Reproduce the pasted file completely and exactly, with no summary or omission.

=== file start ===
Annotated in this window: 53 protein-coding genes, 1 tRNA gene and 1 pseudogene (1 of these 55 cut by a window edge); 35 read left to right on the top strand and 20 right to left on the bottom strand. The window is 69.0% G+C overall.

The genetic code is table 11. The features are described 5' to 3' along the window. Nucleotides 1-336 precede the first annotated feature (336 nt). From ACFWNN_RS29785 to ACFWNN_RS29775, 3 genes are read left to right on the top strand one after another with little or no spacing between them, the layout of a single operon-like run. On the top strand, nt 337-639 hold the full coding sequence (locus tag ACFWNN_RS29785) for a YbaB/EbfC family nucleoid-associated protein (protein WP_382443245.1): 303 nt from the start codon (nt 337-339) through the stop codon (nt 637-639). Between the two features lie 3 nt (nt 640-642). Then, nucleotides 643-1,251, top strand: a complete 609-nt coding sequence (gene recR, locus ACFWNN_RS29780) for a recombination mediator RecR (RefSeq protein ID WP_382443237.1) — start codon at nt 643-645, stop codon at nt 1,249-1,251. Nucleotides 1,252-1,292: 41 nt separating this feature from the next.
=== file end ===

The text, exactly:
Annotated in this window: 53 protein-coding genes, 1 tRNA gene and 1 pseudogene (1 of these 55 cut by a window edge); 35 read left to right on the top strand and 20 right to left on the bottom strand. The window is 69.0% G+C overall.

The genetic code is table 11. The features are described 5' to 3' along the window. Nucleotides 1-336 precede the first annotated feature (336 nt). From ACFWNN_RS29785 to ACFWNN_RS29775, 3 genes are read left to right on the top strand one after another with little or no spacing between them, the layout of a single operon-like run. On the top strand, nt 337-639 hold the full coding sequence (locus tag ACFWNN_RS29785) for a YbaB/EbfC family nucleoid-associated protein (protein WP_382443245.1): 303 nt from the start codon (nt 337-339) through the stop codon (nt 637-639). Between the two features lie 3 nt (nt 640-642). Then, nucleotides 643-1,251, top strand: a complete 609-nt coding sequence (gene recR, locus ACFWNN_RS29780) for a recombination mediator RecR (RefSeq protein ID WP_382443237.1) — start codon at nt 643-645, stop codon at nt 1,249-1,251. Nucleotides 1,252-1,292: 41 nt separating this feature from the next.